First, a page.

Marienkirche (St. Mary's Church) was built opposite of the Reinoldikirche, for the town's council and jurisdiction. It shows elements of Romanesque and Gothic architecture, and houses notable Medieval art.
The church was built on the Hellweg, a main Medieval road connecting the free imperial town Dortmund with others. It was erected between 1170 and 1200 in Romanesque style to serve the town's council and jurisdiction. It is the oldest extant church in Dortmund's inner city. Around 1350, a choir in Gothic architecture was built. It served as a model for the Reinoldikirche, which was built opposite of the road.
The Marienkirche houses notable Medieval art, such as the Berswordtaltar from 1385, named after its patron, and the Marienaltar by Conrad von Soest from 1420, with scenes of the life of Mary. The central panel of the Berswordt-Altar dating from 1397 depicts the Swoon of the Virgin, an imagery which gradually disappeared from paintings of the Crucifixion after Molanus and other theologians of the Counter-Reformationcondemned its use. The Marienaltar now contains only fragments of von Soest's original masterpiece. In 1720 a new reredos was installed, and workmen took hammers and saws to the paintings to make them fit into the new frames, losing over half of the large central panel and a quarter of each of the two side panels.
Since the Reformation, it has been a Lutheran parish church of St. Marien. The church was almost completely destroyed by bombs in World War II. However, both the Marienaltar and the Berswordtaltar had been evacuated to the Cappenberg Castle at the outset of the war and thus survived. The church was rebuilt, beginning right after the war and completed in 1959. The swallow's nest organ high above the nave, was reconstructed in the same position by Steinmann Orgelbau. The glass windows were restored in subdued colours after designs of Johannes Schreiter, completed in 1972. The church serves as a concert venue for sacred music.References:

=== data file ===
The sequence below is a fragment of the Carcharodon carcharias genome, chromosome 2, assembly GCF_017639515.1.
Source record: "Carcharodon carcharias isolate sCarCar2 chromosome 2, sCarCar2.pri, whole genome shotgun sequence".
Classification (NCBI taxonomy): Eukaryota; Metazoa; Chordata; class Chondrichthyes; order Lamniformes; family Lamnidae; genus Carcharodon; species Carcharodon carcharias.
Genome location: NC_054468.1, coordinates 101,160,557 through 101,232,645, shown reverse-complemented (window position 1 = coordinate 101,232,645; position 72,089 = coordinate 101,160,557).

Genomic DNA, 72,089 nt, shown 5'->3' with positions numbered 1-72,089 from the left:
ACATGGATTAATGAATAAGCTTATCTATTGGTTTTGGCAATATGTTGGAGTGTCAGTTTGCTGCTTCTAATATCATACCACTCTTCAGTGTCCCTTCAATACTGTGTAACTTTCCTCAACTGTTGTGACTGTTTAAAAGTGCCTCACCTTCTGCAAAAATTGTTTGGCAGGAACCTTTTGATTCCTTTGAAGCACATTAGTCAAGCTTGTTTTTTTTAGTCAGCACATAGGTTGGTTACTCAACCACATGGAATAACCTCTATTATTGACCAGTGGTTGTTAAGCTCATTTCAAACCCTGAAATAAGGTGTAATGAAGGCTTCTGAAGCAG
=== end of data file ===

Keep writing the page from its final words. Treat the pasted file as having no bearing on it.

The Externsteine (Extern stones) is a distinctive sandstone rock formation located in the Teutoburg Forest, near the town of Horn-Bad Meinberg. The formation is a tor consisting of several tall, narrow columns of rock which rise abruptly from the surrounding wooded hills. Archaeological excavations have yielded some Upper Paleolithic stone tools dating to about 10,700 BC from 9,600 BC.
In a popular tradition going back to an idea proposed to Hermann Hamelmann in 1564, the Externsteine are identified as a sacred site of the pagan Saxons, and the location of the Irminsul (sacral pillar-like object in German paganism) idol reportedly destroyed by Charlemagne; there is however no archaeological evidence that would confirm the site's use during the relevant period.
The stones were used as the site of a hermitage in the Middle Ages, and by at least the high medieval period were the site of a Christian chapel. The Externsteine relief is a medieval depiction of the Descent from the Cross. It remains controversial whether the site was already used for Christian worship in the 8th to early 10th centuries.
The Externsteine gained prominence when Völkisch and nationalistic scholars took an interest in the late 19th and early 20th centuries. This interest peaked under the Nazi regime, when the Externsteine became a focus of nazi propaganda. Today, they remain a popular tourist destination and also continue to attract Neo-Pagans and Neo-Nazis.